Bereft of livelihood

The KSCB is constructing 1,700 houses at Kudlu on Hosur road. These are meant for people living in various slums dotted across the city. Construction of about 1,000 houses has been completed. Only 30 houses have been allotted to the entitled.

Thirty families who were residing in Lakshmanapuri slum, behind Khoday’s factory in Gandhi Nagar, have occupied houses in Kudlu housing colony.  “Earlier we were in the centre of the city. We have been shifted to a place which is 37 km away from where we lived. When we were in the City, we used to get job easily but not any more,” says Krishnamurthy, a resident. When he was a slum-dweller in the City, he used to take up painting jobs. Now, he has no work.

The construction of 512 houses at the village, that began in June 2009 should have been completed by June 2010, but is still not completed.

Kalyani residents happy

The BBMP has provided houses for 32 families in Kalyani Slum in Sampangirama Nagar. about two years ago. The families are happy with the quality of construction of houses. The Palike had provided transit housing for the beneficiaries till the construction of houses was completed. The makeshift shelters were located along the stormwater drain in the locality. Rodents made life miserable for the families in the transit shelters. A youth, Srinivas died of illness following a rodent bite.  

The beneficiaries have constituted their own welfare association for maintaining their housing complex. The Association collects Rs 100 each from family and spend it on maintenance.

Families in the dark

Vertical structures are inevitable in urban areas. But many families covered by  JnNURM housing are finding it difficult to get used to living in vertical housing buildings. Many aged people complained that they find it difficult to reach their houses on the third floor. Varalakshmi, at Deshiyanagar, said it was a problem to carry water from ground floor to the top floor whenever there was no water supply from the overhead tank.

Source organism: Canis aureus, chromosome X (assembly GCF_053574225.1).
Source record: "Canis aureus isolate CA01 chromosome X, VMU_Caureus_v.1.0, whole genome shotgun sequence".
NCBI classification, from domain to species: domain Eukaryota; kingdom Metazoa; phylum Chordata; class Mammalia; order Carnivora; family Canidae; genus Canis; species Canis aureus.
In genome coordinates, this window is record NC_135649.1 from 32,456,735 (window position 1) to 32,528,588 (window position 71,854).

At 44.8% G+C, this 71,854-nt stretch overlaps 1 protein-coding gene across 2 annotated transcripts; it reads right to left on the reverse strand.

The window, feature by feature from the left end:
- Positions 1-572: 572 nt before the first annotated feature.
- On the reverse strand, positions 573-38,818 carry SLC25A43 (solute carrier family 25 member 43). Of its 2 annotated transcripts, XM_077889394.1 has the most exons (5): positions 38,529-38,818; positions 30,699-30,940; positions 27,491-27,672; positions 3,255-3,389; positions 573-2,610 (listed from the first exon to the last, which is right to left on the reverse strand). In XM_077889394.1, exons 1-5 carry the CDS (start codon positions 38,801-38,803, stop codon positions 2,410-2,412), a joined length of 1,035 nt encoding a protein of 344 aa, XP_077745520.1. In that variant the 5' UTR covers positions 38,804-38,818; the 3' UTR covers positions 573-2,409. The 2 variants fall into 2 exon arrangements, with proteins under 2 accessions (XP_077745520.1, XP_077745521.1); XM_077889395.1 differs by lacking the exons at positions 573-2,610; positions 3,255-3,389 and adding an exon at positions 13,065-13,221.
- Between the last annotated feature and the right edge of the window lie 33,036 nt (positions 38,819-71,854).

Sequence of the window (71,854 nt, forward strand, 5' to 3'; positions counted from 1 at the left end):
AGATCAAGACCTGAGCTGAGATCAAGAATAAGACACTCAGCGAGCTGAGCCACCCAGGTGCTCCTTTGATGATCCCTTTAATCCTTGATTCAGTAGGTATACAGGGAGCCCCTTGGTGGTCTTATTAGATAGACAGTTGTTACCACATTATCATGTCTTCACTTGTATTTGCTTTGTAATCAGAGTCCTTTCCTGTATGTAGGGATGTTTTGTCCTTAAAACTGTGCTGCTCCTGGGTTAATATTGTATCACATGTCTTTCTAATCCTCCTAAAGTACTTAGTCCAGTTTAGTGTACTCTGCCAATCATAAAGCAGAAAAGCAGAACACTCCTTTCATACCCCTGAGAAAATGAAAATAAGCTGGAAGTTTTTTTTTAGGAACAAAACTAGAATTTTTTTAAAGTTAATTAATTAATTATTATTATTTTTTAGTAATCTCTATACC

The implementing agencies never involved the beneficiaries in designing the projects.  As per the city development plan, the beneficiaries would get absolute sale deed of their houses only 20 years after the allotment. The families are not aware of the terms under which they have been provided the housing, such as that they have no right over the land on which the houses are constructed.

The implementing agencies have made it clear that they would look after maintenance, including power charges of motor installed to pump water. Five years later, the families are responsible for the maintenance of the houses. When this reporter asked the beneficiaries in Deshiyanagar and Kudlu, none knew about the rider, a few argued that it is not possible for them to bear the maintenance cost.

(This is the second part of a series on the conditon of JnNURM housing  for the urban poor. The first part appeared in DH dated August 29)

Bitter truth

* Many projects are behind their deadlines

* Entitled families and people’s representatives had no say in DPRs

* Requirements other than housing, such as school, health centres etc., are ignored

* Houses are too small for bigger families

* Many families find the 1+3 floor structures inconvenient, especially for the aged